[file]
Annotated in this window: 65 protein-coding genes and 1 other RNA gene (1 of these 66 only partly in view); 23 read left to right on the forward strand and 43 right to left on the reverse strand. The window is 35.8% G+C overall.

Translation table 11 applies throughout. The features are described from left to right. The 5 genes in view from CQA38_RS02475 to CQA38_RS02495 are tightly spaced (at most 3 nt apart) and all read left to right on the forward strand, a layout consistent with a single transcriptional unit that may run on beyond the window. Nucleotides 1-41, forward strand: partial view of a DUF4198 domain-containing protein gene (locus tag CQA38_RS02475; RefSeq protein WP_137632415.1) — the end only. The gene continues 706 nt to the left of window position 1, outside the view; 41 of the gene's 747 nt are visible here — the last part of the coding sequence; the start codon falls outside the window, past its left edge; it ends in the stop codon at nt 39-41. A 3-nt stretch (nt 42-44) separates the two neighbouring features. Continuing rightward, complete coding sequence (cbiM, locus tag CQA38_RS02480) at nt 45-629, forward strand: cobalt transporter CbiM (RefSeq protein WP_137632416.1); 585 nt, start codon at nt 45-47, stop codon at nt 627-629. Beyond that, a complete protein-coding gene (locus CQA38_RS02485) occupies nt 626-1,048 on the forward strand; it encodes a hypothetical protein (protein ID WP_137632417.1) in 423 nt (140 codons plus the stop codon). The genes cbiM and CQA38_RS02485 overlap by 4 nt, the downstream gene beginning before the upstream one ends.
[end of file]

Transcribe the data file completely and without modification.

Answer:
Annotated in this window: 65 protein-coding genes and 1 other RNA gene (1 of these 66 only partly in view); 23 read left to right on the forward strand and 43 right to left on the reverse strand. The window is 35.8% G+C overall.

Translation table 11 applies throughout. The features are described from left to right. The 5 genes in view from CQA38_RS02475 to CQA38_RS02495 are tightly spaced (at most 3 nt apart) and all read left to right on the forward strand, a layout consistent with a single transcriptional unit that may run on beyond the window. Nucleotides 1-41, forward strand: partial view of a DUF4198 domain-containing protein gene (locus tag CQA38_RS02475; RefSeq protein WP_137632415.1) — the end only. The gene continues 706 nt to the left of window position 1, outside the view; 41 of the gene's 747 nt are visible here — the last part of the coding sequence; the start codon falls outside the window, past its left edge; it ends in the stop codon at nt 39-41. A 3-nt stretch (nt 42-44) separates the two neighbouring features. Continuing rightward, complete coding sequence (cbiM, locus tag CQA38_RS02480) at nt 45-629, forward strand: cobalt transporter CbiM (RefSeq protein WP_137632416.1); 585 nt, start codon at nt 45-47, stop codon at nt 627-629. Beyond that, a complete protein-coding gene (locus CQA38_RS02485) occupies nt 626-1,048 on the forward strand; it encodes a hypothetical protein (protein ID WP_137632417.1) in 423 nt (140 codons plus the stop codon). The genes cbiM and CQA38_RS02485 overlap by 4 nt, the downstream gene beginning before the upstream one ends.